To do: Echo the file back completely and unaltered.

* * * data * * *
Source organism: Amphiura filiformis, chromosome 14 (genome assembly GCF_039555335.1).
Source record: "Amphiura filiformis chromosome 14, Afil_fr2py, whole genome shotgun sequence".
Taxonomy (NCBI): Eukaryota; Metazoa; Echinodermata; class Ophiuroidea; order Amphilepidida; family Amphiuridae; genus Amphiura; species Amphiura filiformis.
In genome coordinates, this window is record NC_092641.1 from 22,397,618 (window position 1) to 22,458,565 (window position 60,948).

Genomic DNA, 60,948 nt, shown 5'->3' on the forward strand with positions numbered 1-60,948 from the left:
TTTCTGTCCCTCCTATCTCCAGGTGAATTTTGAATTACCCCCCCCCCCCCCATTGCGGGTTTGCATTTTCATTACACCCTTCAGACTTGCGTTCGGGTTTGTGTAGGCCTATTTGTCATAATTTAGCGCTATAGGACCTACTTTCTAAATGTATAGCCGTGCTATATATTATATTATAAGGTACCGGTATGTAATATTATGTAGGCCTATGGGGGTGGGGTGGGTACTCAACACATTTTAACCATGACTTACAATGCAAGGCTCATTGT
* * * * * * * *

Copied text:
Source organism: Amphiura filiformis, chromosome 14 (genome assembly GCF_039555335.1).
Source record: "Amphiura filiformis chromosome 14, Afil_fr2py, whole genome shotgun sequence".
Taxonomy (NCBI): Eukaryota; Metazoa; Echinodermata; class Ophiuroidea; order Amphilepidida; family Amphiuridae; genus Amphiura; species Amphiura filiformis.
In genome coordinates, this window is record NC_092641.1 from 22,397,618 (window position 1) to 22,458,565 (window position 60,948).

Genomic DNA, 60,948 nt, shown 5'->3' on the forward strand with positions numbered 1-60,948 from the left:
TTTCTGTCCCTCCTATCTCCAGGTGAATTTTGAATTACCCCCCCCCCCCCCATTGCGGGTTTGCATTTTCATTACACCCTTCAGACTTGCGTTCGGGTTTGTGTAGGCCTATTTGTCATAATTTAGCGCTATAGGACCTACTTTCTAAATGTATAGCCGTGCTATATATTATATTATAAGGTACCGGTATGTAATATTATGTAGGCCTATGGGGGTGGGGTGGGTACTCAACACATTTTAACCATGACTTACAATGCAAGGCTCATTGT